And using their products is like needing them
And using their products is like needing them
What kind of genius thief selects the unemployed to steal from? What's next, Pinto owners?
After all, the sales of guns and PDF inspection software went way up because of the prez election.
designated 2012 VP 2113 by the Minor Planet Center
The org name makes them feel inferior to the Gas Giant Center, but better-smelling.
That's a bomber, I mean bummer.
if you're in a big supertanker of safety, which Microsoft was, then that safety is like an anesthetic. It's like taking antidepressants. The world just feels too comfortable.
I thought stack-ranking was supposed to make everyone feel uncomfortable to motivate them; but they did away with it recently due to complaints.
Perhaps being threatened by real doom (startup failure risk) has a different feel than doom created by the superficial ill-informed bullshit criteria of a PHB (Dilbertian) ranker. The nature of real doom is relatively clear and knowable, whereas dealing a PHB is like trying to tame a chimp on LSD: too random to strategize around such that you grow tired of trying to guess.
Some engineers consider code "elegant" if it's factored to the smallest possible form, which generally means all repetition possible is factored out.
But such code has at least two problems. First, is that it may not be easy for a good portion of developers to read and understand. Factoring out all possible duplication often results in a lot of indirection (reference levels), and indirection can slow down and complicate reading because you have lots of small parts referencing (using) lots of other small parts.
Second, future changes may not follow along the grain of the existing high factoring. The future patterns of change or similarity won't necessarily follow the past patterns. There are more "tight knots" to untangle in order to rework the code for a given change. Tight factoring means you have to do a lot of UN-factoring when you need to add changes that don't fit the existing factoring patterns.
A certain amount of duplication is probably the ideal. Both too much or too little factoring creates problems. It's the skilled developer that finds the Goldilocks range of factoring. Often only experience and familiarity with the domain can bring about that ability.
I've learned this the hard way: experience and past design mistakes, NOT because I am smarter. I do make it a personal mission to remember and learn from failures, though, both my own and others'.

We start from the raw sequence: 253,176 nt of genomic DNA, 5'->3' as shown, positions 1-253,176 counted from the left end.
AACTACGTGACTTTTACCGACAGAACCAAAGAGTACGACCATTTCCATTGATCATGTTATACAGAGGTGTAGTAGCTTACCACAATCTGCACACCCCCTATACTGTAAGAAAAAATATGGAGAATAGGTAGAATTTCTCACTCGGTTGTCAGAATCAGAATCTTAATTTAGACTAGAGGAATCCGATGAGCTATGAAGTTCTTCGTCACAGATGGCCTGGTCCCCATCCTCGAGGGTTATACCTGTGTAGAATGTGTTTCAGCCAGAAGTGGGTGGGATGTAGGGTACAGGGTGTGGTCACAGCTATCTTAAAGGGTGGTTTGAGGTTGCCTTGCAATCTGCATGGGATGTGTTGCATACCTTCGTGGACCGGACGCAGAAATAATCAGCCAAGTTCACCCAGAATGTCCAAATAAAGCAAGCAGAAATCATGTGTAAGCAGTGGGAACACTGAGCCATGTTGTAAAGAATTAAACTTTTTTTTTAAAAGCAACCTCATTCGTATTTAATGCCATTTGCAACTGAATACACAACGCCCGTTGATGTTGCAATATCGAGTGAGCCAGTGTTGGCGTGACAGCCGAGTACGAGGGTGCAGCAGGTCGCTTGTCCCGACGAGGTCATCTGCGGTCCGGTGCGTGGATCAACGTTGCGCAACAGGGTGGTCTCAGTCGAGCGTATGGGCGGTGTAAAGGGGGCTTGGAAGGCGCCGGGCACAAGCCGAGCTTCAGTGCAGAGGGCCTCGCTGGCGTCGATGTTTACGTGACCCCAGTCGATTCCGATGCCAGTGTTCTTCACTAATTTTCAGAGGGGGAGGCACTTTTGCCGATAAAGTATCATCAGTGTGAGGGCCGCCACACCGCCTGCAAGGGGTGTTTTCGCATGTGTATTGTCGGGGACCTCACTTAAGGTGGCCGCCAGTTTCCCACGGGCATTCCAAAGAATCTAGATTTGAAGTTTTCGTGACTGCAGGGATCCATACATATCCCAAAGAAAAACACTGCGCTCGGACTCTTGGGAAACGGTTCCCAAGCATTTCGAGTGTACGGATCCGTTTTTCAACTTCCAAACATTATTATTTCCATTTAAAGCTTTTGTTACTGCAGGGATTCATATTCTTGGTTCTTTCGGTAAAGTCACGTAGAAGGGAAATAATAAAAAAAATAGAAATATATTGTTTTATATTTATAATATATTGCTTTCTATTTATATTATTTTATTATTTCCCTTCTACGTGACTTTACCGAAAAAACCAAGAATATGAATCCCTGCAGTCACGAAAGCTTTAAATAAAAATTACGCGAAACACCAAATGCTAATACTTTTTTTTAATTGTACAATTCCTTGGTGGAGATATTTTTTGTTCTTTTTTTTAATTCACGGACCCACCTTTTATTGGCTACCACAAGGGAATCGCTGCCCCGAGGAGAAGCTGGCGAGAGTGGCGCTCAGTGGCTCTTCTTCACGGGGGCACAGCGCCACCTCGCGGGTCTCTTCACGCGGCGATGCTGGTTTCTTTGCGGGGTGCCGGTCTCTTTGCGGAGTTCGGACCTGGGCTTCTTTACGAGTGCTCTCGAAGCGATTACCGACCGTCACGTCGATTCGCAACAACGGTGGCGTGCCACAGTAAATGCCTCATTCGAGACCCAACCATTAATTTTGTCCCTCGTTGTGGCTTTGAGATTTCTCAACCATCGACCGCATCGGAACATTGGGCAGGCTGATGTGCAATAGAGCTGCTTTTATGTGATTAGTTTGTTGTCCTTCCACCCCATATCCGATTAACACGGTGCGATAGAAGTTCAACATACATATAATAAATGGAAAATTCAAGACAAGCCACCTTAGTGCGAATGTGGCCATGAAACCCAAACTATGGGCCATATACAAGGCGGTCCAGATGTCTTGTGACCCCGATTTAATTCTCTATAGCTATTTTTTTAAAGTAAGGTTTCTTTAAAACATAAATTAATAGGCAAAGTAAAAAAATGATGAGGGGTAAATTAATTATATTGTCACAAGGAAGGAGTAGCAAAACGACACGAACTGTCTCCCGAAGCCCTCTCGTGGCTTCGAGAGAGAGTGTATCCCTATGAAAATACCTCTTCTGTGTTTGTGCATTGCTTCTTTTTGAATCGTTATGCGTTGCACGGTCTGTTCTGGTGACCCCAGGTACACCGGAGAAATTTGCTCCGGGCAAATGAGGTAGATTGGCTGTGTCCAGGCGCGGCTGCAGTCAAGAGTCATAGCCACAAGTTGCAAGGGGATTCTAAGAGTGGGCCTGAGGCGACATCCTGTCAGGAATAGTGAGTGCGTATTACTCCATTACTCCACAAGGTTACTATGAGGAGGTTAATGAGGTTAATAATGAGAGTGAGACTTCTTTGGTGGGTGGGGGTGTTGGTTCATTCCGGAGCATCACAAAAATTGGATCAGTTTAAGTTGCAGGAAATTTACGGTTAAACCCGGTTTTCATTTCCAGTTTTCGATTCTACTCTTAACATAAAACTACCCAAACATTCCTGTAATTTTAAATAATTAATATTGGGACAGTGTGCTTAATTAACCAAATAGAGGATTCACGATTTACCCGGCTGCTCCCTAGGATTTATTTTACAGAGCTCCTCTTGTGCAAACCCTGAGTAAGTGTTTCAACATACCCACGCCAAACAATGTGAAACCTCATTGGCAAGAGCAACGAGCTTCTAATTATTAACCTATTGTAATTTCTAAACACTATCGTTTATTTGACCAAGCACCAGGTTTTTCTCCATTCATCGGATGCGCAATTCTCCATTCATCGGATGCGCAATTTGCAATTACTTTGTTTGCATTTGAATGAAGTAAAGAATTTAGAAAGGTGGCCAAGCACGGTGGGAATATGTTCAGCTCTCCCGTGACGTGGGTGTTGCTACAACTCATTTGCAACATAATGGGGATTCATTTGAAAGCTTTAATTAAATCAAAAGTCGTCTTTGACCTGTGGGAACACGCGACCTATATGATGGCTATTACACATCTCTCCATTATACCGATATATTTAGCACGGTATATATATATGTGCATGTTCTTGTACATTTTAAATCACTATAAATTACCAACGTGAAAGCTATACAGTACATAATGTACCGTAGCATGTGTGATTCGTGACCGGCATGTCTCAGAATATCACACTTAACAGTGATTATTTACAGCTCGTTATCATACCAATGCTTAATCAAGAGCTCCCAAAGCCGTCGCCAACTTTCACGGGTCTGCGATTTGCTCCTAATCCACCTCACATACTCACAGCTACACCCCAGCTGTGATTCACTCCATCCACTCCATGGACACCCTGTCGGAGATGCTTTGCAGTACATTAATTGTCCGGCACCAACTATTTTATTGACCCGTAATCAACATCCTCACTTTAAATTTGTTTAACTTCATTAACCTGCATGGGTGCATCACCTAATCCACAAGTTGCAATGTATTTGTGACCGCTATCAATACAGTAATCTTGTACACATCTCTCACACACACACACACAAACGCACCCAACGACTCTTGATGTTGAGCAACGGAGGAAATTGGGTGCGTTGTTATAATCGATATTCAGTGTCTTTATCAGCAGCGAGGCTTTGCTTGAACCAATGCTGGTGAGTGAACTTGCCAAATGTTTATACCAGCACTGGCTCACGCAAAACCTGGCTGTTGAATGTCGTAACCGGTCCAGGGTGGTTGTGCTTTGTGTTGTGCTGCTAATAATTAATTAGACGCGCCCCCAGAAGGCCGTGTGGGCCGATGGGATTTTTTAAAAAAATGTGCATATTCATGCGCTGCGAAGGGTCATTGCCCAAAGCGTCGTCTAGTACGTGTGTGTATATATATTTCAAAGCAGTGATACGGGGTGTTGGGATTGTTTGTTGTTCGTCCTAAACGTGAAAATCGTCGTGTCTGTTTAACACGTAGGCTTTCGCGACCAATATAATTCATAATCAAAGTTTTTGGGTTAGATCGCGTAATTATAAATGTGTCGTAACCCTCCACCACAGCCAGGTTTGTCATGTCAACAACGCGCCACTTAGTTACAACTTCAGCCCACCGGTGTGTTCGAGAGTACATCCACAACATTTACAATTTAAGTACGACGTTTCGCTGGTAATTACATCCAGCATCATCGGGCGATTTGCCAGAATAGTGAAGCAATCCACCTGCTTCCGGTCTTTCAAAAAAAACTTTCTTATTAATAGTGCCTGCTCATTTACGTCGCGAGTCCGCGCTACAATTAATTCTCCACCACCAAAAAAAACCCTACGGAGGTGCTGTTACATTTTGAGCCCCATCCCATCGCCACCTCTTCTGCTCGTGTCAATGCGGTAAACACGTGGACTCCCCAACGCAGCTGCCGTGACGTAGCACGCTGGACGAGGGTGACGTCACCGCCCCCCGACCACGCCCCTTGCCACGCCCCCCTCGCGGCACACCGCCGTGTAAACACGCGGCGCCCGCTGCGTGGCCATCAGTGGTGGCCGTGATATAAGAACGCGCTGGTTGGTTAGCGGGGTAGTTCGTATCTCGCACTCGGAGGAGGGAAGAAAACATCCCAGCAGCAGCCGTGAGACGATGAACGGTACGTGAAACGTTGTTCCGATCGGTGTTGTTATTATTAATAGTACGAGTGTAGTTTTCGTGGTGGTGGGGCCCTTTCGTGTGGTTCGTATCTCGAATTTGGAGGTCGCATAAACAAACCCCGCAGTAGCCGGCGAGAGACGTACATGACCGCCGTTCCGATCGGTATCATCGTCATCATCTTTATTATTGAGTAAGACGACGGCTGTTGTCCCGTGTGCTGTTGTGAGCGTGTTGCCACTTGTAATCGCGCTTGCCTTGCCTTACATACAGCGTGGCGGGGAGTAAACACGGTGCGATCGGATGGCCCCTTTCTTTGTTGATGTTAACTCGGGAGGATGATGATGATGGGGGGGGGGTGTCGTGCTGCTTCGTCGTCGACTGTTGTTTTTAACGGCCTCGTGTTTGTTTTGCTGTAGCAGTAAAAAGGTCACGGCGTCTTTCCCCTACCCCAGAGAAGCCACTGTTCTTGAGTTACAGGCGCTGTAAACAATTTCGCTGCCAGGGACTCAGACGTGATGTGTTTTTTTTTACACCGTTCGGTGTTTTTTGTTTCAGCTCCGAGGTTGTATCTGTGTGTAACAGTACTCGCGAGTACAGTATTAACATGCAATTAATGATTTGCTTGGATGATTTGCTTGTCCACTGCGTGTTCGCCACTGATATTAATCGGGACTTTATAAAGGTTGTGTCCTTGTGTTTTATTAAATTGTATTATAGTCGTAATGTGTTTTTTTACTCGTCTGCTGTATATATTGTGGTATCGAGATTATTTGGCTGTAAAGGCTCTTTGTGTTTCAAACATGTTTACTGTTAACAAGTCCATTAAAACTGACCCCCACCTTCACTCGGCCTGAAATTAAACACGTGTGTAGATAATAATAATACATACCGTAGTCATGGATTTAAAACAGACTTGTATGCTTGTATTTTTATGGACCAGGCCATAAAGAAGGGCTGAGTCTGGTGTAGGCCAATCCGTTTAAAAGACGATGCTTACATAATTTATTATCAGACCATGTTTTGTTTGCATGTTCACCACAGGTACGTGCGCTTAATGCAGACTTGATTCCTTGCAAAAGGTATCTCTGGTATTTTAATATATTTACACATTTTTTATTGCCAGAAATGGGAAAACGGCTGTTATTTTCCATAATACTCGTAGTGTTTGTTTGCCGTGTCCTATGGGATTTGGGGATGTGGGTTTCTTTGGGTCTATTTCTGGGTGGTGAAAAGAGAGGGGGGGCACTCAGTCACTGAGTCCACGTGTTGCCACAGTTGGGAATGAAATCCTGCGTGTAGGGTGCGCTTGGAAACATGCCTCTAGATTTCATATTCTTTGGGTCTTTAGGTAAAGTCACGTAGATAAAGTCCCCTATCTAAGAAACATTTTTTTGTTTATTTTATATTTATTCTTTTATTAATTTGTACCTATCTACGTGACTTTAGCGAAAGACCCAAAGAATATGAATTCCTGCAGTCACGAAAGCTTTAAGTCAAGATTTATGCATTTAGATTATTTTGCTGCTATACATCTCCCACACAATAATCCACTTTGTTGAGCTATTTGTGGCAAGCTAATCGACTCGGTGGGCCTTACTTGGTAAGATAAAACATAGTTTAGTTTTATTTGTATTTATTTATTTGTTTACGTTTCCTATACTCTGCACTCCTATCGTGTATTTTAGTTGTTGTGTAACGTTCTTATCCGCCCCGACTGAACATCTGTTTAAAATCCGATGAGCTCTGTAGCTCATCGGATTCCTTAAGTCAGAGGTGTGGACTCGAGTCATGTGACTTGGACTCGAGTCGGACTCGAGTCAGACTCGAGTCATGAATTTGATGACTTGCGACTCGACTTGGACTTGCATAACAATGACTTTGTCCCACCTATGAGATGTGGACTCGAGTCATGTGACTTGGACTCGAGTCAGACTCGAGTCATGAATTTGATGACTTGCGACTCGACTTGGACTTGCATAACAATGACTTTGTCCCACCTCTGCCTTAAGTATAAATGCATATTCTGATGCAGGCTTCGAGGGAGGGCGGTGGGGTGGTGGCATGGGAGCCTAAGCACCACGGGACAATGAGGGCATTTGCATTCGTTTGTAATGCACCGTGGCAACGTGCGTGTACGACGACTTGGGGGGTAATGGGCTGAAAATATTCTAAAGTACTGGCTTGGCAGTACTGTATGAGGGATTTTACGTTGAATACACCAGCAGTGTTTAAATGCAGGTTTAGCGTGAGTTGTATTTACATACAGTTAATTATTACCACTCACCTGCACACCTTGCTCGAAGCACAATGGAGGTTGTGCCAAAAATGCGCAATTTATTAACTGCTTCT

become largely automated...and we all get to do whatever the hell we please without fear
With or without robots, you'll still get slapped for that
vulnerable to technological replacement...Many minimum-wage jobs are reportedly at high risk, including restaurant workers, cashiers, and telemarketers
Dave, would you like a pill that makes her pod bay doors feel tighter?
12700 REM see, 640k is enuf 4 me - BG
The Indian ocean is very deep, it is a remote location and two weeks have passed already. This black box will be harder to find than that of the Air France flight which got lost over the Atlantic. Back then they said that the sender of the black box will run for a month. I don't believe that they will find it this time.
There's no doubt that they'll find it, the question is when. As we speak, the remains of MH 370 are sitting on the bottom of the ocean, under 5,000 meters of water, and they're not going anywhere. Nothing is disturbing the wreckage, so it will just sit there for months, years, or decades until someone comes along. The Titanic sat on the seafloor for 73 years until new technologies made it possible to locate the wreckage, and yet it was remarkably well-preserved given how long it had been underwater. I doubt it will take 73 years- technology has advanced a lot, and continues to advance- but even if it does, the plane will be waiting.
Whether anything useful comes out of the flight data recorders or not is another issue. After 2 years, the data recorders from the Air France flight still worked, I don't know if anyone really knows how long the data would still be good. Solid state memory is pretty indestructible, so if the chips can survive being immersed in saltwater, maybe a long time. The bigger issue is whether the pilot shut down the recorders as well. In the SilkAir crash, the pilot or copilot shut down the flight data recorder and cockpit voice recorder before deliberately putting the plane into a dive. Whoever hijacked this plane seems to have wanted its fate to be a mystery, so there is a real possibility that he shut off the recorders as well. If so, we may find the crashed plane, but if so, we'll never know anything more than what we know now.
There are plenty of likely scenarios where we never find a scrap of the flight, or maybe an isolated scrap drifts up months or years later and two thousand miles away. And every day without recovery of wreckage, those scenarios become more likely.
Neutrinos are into physicists.